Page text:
The United States Trade Representative’s annual report to Congress on China’s World Trade Organization compliance, published in mid-January during the final few days of the Trump Administration, acknowledges China’s import ban on recyclable materials among its key U.S. concerns.
The section of the 2020 report on China’s recyclable material ban is several times the length of the same section in the 2019 report, demonstrating growing attention to the issue at the U.S. Trade Representative’s office.
“In WTO committee meetings throughout the year, the United States and other WTO members urged China to halt the implementation of its discriminatory and overly restrictive regulatory regime for scrap and recovered materials and to consider the adoption of policies in line with international standards and practice,” the report notes.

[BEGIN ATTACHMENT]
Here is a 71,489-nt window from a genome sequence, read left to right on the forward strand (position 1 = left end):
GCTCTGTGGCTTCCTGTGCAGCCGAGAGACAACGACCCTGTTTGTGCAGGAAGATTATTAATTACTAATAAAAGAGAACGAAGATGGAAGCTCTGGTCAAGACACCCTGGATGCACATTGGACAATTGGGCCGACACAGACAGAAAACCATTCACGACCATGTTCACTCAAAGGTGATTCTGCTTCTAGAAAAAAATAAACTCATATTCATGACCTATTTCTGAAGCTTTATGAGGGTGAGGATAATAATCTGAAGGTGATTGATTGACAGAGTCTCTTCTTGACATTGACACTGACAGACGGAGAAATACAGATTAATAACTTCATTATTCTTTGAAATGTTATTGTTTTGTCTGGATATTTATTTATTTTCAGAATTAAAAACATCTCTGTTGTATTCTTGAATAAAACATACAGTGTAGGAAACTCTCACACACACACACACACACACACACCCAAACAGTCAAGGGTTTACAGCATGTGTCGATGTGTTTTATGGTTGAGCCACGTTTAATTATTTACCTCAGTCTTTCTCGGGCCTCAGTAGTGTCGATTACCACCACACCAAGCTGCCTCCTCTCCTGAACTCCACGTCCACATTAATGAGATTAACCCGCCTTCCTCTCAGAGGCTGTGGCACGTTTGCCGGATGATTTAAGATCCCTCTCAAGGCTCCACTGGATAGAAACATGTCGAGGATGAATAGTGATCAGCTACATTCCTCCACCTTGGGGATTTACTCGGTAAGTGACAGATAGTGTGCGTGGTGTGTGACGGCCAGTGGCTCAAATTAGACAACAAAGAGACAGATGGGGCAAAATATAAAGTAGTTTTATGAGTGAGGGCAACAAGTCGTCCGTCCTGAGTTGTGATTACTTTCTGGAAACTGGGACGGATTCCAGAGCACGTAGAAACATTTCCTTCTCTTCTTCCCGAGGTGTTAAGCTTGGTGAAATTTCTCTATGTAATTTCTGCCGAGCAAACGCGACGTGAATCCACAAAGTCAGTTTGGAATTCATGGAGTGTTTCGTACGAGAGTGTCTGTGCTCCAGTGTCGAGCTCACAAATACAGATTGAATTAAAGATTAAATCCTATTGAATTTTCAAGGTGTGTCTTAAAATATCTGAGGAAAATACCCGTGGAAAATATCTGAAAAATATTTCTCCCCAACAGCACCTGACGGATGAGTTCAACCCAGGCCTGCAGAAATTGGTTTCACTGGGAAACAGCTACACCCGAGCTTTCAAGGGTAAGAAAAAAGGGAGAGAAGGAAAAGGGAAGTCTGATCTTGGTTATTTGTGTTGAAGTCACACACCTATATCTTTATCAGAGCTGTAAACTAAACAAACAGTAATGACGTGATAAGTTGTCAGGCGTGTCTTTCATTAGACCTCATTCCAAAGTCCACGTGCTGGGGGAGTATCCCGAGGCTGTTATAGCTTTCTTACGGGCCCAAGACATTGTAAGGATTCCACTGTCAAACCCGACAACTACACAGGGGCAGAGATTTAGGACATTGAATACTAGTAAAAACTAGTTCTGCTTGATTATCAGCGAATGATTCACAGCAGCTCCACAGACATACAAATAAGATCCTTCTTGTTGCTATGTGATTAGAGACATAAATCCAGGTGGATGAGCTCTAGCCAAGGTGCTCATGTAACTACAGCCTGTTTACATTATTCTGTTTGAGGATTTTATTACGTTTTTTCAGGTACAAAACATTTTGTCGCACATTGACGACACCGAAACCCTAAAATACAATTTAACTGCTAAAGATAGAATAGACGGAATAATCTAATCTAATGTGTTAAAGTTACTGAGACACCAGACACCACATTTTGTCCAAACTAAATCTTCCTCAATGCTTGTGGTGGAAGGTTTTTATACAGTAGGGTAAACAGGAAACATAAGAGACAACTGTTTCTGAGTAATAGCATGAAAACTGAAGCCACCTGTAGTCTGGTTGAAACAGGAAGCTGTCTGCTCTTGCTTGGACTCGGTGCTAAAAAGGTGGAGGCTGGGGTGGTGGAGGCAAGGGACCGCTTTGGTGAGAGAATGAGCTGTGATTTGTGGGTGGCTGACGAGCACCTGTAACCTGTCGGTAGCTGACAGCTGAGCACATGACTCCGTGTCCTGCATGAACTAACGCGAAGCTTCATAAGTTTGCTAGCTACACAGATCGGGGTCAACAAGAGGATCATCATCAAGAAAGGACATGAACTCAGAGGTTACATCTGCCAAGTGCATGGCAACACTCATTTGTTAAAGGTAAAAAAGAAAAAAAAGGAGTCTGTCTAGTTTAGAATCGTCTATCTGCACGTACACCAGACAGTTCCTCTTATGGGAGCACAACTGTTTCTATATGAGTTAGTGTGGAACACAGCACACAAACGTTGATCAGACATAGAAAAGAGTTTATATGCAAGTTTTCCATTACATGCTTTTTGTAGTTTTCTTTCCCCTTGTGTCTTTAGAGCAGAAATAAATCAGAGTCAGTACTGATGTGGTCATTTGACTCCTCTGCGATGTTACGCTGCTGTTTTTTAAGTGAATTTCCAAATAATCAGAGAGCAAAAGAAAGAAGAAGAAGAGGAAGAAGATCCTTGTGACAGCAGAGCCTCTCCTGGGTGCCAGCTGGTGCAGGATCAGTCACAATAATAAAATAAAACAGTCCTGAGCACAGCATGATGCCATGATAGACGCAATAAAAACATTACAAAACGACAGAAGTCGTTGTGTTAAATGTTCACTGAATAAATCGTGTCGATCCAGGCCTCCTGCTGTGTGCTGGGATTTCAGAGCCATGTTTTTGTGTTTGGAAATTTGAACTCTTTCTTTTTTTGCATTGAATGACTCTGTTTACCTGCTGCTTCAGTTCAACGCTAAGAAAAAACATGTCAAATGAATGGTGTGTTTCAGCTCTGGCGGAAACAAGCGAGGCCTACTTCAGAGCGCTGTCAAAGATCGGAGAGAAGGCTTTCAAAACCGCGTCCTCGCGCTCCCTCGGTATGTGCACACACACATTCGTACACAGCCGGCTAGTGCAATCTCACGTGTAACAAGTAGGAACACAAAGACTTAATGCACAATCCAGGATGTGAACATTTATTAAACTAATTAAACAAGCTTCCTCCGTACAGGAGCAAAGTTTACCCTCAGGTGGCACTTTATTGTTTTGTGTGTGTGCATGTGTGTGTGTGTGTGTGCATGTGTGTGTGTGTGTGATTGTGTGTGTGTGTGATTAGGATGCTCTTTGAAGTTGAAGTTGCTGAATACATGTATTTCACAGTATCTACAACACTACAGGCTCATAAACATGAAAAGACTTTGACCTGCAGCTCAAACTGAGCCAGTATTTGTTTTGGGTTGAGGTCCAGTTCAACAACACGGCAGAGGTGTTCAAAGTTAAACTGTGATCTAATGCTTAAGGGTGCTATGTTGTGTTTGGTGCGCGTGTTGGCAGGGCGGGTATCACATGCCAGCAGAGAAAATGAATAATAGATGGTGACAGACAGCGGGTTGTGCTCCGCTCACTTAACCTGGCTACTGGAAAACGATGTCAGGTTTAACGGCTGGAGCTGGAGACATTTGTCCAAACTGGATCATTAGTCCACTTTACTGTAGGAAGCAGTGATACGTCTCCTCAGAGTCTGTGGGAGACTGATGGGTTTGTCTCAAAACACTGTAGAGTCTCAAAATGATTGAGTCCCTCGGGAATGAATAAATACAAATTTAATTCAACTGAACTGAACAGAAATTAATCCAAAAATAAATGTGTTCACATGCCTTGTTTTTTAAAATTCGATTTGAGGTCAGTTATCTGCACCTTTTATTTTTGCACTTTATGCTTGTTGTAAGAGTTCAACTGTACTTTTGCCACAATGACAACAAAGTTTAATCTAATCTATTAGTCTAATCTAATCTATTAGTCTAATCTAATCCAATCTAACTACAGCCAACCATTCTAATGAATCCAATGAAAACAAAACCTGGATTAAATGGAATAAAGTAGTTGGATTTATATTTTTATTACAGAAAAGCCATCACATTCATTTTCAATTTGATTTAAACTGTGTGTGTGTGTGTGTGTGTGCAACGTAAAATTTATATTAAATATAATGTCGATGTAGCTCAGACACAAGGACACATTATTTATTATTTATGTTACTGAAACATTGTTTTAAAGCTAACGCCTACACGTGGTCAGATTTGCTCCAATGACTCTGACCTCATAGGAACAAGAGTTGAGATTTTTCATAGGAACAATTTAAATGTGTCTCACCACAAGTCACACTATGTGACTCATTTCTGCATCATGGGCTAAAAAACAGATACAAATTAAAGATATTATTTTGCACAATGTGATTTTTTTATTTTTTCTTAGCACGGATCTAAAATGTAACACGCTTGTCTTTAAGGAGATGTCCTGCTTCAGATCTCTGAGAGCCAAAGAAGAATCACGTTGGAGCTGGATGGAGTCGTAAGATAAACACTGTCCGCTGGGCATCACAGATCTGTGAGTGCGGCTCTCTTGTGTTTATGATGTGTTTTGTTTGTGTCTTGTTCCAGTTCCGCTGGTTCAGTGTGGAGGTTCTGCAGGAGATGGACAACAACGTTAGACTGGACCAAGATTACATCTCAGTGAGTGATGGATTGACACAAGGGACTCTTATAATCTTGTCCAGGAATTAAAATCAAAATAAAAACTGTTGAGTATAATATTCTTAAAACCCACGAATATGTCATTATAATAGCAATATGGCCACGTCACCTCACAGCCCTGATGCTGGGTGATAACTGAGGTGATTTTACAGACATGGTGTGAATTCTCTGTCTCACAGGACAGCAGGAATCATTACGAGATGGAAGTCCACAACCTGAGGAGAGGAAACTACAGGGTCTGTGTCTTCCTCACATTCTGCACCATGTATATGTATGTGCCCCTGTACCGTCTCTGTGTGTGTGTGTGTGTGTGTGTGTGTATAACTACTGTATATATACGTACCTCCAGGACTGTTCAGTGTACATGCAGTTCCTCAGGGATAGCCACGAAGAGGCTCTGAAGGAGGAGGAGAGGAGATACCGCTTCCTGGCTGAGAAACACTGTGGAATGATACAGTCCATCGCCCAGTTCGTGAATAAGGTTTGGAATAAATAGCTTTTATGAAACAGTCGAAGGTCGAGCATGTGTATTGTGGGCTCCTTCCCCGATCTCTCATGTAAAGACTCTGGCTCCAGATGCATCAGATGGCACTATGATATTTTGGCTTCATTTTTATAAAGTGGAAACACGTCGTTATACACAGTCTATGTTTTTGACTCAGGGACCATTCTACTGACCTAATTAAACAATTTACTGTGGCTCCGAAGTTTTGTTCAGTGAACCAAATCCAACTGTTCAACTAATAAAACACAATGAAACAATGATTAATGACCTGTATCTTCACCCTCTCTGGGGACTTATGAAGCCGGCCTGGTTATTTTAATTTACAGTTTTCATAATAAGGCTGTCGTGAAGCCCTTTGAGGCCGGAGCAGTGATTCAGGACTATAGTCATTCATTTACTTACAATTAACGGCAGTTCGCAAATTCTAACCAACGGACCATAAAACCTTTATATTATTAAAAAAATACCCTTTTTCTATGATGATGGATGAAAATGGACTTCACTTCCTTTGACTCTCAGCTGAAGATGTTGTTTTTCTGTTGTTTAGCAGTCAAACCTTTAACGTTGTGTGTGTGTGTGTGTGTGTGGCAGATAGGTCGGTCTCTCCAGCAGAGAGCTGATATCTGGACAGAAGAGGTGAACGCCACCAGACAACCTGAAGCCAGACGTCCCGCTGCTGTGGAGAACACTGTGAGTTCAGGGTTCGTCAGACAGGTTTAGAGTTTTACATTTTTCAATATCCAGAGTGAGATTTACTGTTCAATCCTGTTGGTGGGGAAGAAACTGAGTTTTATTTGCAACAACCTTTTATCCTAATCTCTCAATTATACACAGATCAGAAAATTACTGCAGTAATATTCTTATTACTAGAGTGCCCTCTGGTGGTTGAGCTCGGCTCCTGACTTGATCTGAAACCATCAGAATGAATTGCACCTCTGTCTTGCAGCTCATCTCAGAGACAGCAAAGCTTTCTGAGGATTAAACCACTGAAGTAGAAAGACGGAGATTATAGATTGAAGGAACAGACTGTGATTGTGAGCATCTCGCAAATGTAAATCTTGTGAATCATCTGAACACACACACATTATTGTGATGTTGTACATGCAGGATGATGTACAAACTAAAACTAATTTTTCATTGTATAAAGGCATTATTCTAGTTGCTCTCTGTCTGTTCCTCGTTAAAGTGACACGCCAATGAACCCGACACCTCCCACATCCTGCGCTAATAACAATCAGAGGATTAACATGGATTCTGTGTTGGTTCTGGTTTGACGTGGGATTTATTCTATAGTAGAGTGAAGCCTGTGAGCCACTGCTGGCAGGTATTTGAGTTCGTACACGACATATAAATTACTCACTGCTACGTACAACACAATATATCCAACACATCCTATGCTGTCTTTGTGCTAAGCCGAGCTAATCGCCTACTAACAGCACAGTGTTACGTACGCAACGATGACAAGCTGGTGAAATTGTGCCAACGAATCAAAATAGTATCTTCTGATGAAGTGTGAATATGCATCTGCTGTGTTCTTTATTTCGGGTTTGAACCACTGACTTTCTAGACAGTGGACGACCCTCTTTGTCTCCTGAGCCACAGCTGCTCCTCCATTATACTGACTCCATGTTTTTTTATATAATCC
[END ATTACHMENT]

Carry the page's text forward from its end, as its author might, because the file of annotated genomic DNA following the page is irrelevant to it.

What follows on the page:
ISRI submitted comments in September outlining difficulties recyclers in the United States have had in their trade with China, including “rounds of import bans, overly-strict product standards, challenging licensing requirements and non-transparent quota issuances,” about which China did not notify the WTO after 2018.
While the WTO report does not reference ISRI directly, it does note that “U.S. stakeholders have reported significant negative impacts on their exports.” It also acknowledges several points ISRI made in its comments, including that China began to implement a new solid waste law in September, but has “failed to implement a definition, scope, or timeline for implementation.”
The report is a continued positive sign of the U.S. government’s advocacy for the recycling industry, says Adina Renee Adler, ISRI’s vice president of advocacy. It “correctly points to China’s import policies as violating the spirit, integrity and law of the international trading system, especially for scrap commodities,” she says. “We continue to be grateful to our government’s officials for advocating on our behalf.”
The U.S. Trade Representative’s office has submitted a report on China’s WTO compliance since 2002, as part of a requirement for the U.S.-China Relations Act of 2000. The report has mentioned China’s scrap ban every year since it went into effect in 2017.